Another issue I had with this title was the control scheme. Much like other titles for the Nintendo DS, Code Lyoko: Fall of X.A.N.A. relies far too much on touch screen controls, where button controls could have been substituted (or offered as an option) for better results. The biggest gripe I have is that you aren’t able to use the buttons to move around and are forced to drag the stylus around for your character to follow; it gets quite annoying after a while. If the option to use the buttons were offered, this wouldn’t be so much of an issue, but sometimes it’s the little things that agitate the most.

Graphics in Code Lyoko: Fall of X.A.N.A. are pretty good at first glance. Characters are smooth and the animated cutscenes look just like the TV show. However, the environments are incredibly bland and they all end up looking like different-colored variations of the exact same place. There is also a decided lack of detail both in the environments and characters in-game. The whole thing just looks a little insipid, and for a game based on an extremely stylistic animated TV show, I would have expected more. Music here is very bland too with only a few repetitive tunes that get extremely annoying after awhile.

Code Lyoko: Fall of X.A.N.A. is a game that fans of the series will appreciate simply because it allows them to play though the final season of their favorite TV show. But if you are looking for an exhilarating game to accompany the style and the story, you will be very disappointed. Code Lyoko: Fall of X.A.N.A. earns points for staying true to its source material and having a fun battle system, but it’s just too short and too bland to be anything more than “just another TV-inspired video game.”

Graphics are pretty good, but environments are overwhelmingly bland. 2.5 Control
Stylus controls are a little too much, and the game could have benefited immensely from a button option. 3.0 Music / Sound FX / Voice Acting
Tunes are extremely generic and become annoying after several hours of gameplay. 3.1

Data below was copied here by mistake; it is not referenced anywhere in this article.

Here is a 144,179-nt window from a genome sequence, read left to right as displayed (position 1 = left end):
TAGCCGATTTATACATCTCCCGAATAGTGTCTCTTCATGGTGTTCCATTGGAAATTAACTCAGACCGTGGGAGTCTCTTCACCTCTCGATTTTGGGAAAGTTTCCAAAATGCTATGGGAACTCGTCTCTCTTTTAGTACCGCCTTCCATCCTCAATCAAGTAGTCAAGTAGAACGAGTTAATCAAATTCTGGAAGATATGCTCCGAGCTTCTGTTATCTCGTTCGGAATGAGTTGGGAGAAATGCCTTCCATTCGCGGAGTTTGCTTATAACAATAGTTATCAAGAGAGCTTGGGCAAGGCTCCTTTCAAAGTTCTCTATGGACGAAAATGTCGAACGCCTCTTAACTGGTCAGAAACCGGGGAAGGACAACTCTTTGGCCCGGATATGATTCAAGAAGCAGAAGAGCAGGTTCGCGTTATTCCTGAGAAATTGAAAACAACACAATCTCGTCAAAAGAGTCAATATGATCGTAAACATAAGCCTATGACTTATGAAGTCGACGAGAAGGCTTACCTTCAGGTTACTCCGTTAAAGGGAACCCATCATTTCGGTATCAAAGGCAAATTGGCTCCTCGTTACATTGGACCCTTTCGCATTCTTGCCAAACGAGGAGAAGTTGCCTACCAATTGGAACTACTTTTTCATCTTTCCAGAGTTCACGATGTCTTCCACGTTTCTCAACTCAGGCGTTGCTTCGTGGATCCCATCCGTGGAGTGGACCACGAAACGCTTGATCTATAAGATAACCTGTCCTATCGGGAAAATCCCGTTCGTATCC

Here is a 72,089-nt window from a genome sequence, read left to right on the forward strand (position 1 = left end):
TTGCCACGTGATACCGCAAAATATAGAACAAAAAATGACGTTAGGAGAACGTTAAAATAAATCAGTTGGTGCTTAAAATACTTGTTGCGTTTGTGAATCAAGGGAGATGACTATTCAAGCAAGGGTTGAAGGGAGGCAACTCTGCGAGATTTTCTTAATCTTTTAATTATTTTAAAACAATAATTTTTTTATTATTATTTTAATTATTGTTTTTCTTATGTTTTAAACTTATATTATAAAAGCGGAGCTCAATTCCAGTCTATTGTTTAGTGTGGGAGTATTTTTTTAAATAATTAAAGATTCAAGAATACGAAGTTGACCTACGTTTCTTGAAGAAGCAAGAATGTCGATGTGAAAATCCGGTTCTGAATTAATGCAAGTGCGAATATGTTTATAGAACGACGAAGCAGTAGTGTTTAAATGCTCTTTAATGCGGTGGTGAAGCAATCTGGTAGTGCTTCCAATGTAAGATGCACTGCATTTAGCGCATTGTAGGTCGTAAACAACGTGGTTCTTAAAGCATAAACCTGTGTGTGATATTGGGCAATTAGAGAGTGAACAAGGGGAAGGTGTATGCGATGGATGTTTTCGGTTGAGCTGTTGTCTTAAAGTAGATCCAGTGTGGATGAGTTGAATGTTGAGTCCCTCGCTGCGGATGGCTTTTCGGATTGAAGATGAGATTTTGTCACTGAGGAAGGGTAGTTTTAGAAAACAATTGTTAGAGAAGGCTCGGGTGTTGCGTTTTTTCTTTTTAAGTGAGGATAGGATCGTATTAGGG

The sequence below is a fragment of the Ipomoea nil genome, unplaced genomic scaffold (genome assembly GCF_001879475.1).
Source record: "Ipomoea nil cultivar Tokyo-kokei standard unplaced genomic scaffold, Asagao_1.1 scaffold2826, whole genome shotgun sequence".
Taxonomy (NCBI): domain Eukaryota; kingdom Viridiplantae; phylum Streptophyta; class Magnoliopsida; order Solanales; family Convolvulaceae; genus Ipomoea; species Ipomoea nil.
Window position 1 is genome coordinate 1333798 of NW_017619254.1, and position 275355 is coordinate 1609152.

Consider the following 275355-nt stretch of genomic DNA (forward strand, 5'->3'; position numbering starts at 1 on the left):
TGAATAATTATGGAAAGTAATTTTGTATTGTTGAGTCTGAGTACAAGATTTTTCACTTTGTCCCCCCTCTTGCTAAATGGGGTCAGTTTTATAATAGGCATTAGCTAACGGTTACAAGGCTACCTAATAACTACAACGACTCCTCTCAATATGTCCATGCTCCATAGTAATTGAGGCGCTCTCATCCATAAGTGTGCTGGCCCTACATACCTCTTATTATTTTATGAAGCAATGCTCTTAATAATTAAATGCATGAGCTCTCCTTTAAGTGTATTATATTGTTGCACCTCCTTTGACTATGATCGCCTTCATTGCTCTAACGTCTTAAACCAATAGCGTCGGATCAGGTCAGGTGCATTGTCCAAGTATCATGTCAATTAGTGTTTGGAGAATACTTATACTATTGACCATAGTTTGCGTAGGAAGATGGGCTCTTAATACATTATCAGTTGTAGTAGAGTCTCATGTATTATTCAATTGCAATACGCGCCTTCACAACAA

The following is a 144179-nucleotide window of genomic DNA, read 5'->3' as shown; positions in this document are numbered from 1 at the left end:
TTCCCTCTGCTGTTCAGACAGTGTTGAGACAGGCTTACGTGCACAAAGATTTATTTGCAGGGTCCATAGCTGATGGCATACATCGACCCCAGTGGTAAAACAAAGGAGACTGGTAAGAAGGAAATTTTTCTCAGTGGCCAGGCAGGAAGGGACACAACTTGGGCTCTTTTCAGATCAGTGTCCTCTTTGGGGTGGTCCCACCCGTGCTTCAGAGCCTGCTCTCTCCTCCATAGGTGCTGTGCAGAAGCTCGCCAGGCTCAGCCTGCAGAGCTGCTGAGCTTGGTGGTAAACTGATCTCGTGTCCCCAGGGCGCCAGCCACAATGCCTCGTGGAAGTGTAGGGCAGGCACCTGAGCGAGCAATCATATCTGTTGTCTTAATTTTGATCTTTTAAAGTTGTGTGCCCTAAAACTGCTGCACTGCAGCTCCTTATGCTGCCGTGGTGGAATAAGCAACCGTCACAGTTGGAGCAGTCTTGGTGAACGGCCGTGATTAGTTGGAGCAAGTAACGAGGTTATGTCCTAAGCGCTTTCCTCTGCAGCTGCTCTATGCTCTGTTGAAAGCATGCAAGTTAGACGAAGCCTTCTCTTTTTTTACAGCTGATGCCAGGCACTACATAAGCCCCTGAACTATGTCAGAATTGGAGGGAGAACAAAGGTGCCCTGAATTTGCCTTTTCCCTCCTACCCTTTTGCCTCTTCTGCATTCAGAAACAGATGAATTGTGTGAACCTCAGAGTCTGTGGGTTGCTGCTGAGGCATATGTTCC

Play Value
The battle system keeps things interesting enough, but the game is so short that it ends before you could really get bored.

3.3 Overall Rating – Fair
Not an average. See Rating legend above for a final score breakdown.

Game Features:

  • Explore the five different environments of the Digital World: Forest, Desert, Mountains, Ice field, and Volcano territory.
  • Fight against more than 20 different enemies: Super tough bosses and the brand new monster from season four, the Kolossus. Each enemy is characterized by their own individual visual, behavior, and stats.
  • Carry out exciting missions with Odd, Yumi, Ulrich, and Aelita each with individual skills, weapons, and stats and get back-up from Jeremy by summoning special attacks only he can program!
  • Some attack commands triggers mini-games. Complete them successfully to increase the effect of your attacks!
  • There are five missions to complete – one per territory. Each territory holds ten battle areas as well as a boss fight resulting in 50 battle areas on Lyoko, 50 battle areas on Replika, and five boss fights for a total of 105 battles!
  • Battle against your friends in three different multiplayer modes using the Nintendo DS Wi-Fi connection and find out who has the genuine team of Code Lyoko Heroes and whose team is made up of Replicas.